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College athletes' criminal cases raise questions about screening recruits

FARGO -- Two area college football players have been charged with felonies for violent crimes in the past month.

This has some asking: Are colleges doing enough to screen the student-athletes they recruit to their campuses?

"You can't prevent it all," said Rick Hedberg, athletic director at Minot State University, where a football player -- who has since been kicked off the team -- was charged with attempted murder and assault last month following a scuffle with police. The charge was later amended to felony aggravated assault.

"We've tried to learn from our situation. ... You evaluate it every time," Hedberg said.

A Valley City State University football player, Cedric Chappell Jr., was charged with second-degree murder and attempted murder last week after a fatal shooting outside a club in Minneapolis.

"It is kind of a kick in the gut," said Valley City State President Steven Shirley. "It is certainly not the kind of attention that you want."

Shirley said he doesn't feel the recent incident is part of a greater trend of student misconduct in VCSU's athletic department. If that was the case, he said, it would warrant more concern.

"If there is a pattern within a program within an athletic program within a team, you are going to have some conversations with that coach about who they are recruiting," he said. "There is not a pattern here within Viking athletics."

A sampling of officials from area colleges agreed that a critical part of screening athletic recruits is personal relationships -- the ones coaches develop during the recruiting process.

Having a good rapport with a high school coach, or in some cases a junior college coach, is often invaluable in evaluating the character of potential incoming athletes.

"For me, that's why local recruiting is important," said Minnesota State University Moorhead head football coach Steve Laqua. "The farther away you get from the area, the less regular the relationships are with the coaches."

That isn't to say finding recruits outside a school's geographic region doesn't work. The University of Jamestown has had success in recruiting baseball players from Washington state, said school Athletic Director Lawrie Paulson. Developing that recruiting "pipeline" has been good for both sides.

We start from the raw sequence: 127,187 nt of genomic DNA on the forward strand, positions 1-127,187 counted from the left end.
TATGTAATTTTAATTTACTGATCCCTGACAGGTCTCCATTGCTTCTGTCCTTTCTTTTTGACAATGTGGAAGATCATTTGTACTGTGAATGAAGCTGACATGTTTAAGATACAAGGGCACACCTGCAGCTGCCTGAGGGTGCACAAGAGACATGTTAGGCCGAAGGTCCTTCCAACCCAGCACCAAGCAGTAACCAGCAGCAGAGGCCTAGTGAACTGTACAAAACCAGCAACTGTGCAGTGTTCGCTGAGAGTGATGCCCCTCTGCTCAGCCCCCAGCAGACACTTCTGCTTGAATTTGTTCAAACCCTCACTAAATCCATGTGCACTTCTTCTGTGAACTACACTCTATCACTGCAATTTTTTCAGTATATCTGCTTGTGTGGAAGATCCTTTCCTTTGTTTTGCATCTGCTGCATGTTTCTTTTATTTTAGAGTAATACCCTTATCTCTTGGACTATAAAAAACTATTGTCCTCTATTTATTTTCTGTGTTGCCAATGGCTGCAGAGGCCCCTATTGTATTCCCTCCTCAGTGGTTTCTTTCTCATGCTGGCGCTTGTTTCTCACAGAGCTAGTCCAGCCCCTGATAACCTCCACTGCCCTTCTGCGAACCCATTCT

"If they send you good kids and you do a good job with them, the high school coaches are trying to look out for their kids, too," Paulson said. "If you do a good job at both ends, those relationships can last and be very good for both sides."

Jesse Ili, the former Minot State player who was charged for his alleged role in a fight with police, is from West Covina, Calif., and played for NCAA Division I Fresno State last season. Hedberg said he's received some criticism for recruiting athletes from outside the area.

"Some people say, 'Shoot, it's always out-of-state kids. You shouldn't bring in kids from out of state,'" he said. "Our local kids screw up, too."

Shirley said he doesn't know of any colleges in North Dakota that do criminal background checks as part of athletic recruitment.

"If you start singling student-athletes for background checks, I think that would get into a pretty dicey situation pretty quickly," Shirley said.

If colleges chose to do criminal record searches on incoming recruits, especially high school athletes, serious criminal offenses may not appear, said Bruce Quick, an attorney at Vogel Law Firm in Fargo. It depends on an individual state's laws.

In North Dakota, for example, someone's criminal record before age 18 is not public, unless the person is transferred to adult court or it is a noncriminal traffic offense.

"You could do a criminal history check and a person could have a whole bunch of stuff in juvenile court and you would not find it," Quick said.

Jason Sobolik is the compliance coordinator at MSUM. He said the NCAA doesn't have any bylaws that legislate criminal activity.

"That is going to be based on each university's student code of conduct," Sobolik said.

Hedberg said Internet searches and social media platforms are other ways coaches can learn more about the background of an athletic recruit.

Laqua said he and his staff have worked hard to create "the right culture with the right kids." He realizes that effort doesn't guarantee a perfect success rate when it comes to player conduct.

"The reputation of your program, really in a lot of cases, relies on the decisions made by 18- to 23-year-old males," Laqua said. "In college, they have more freedom than they have ever had."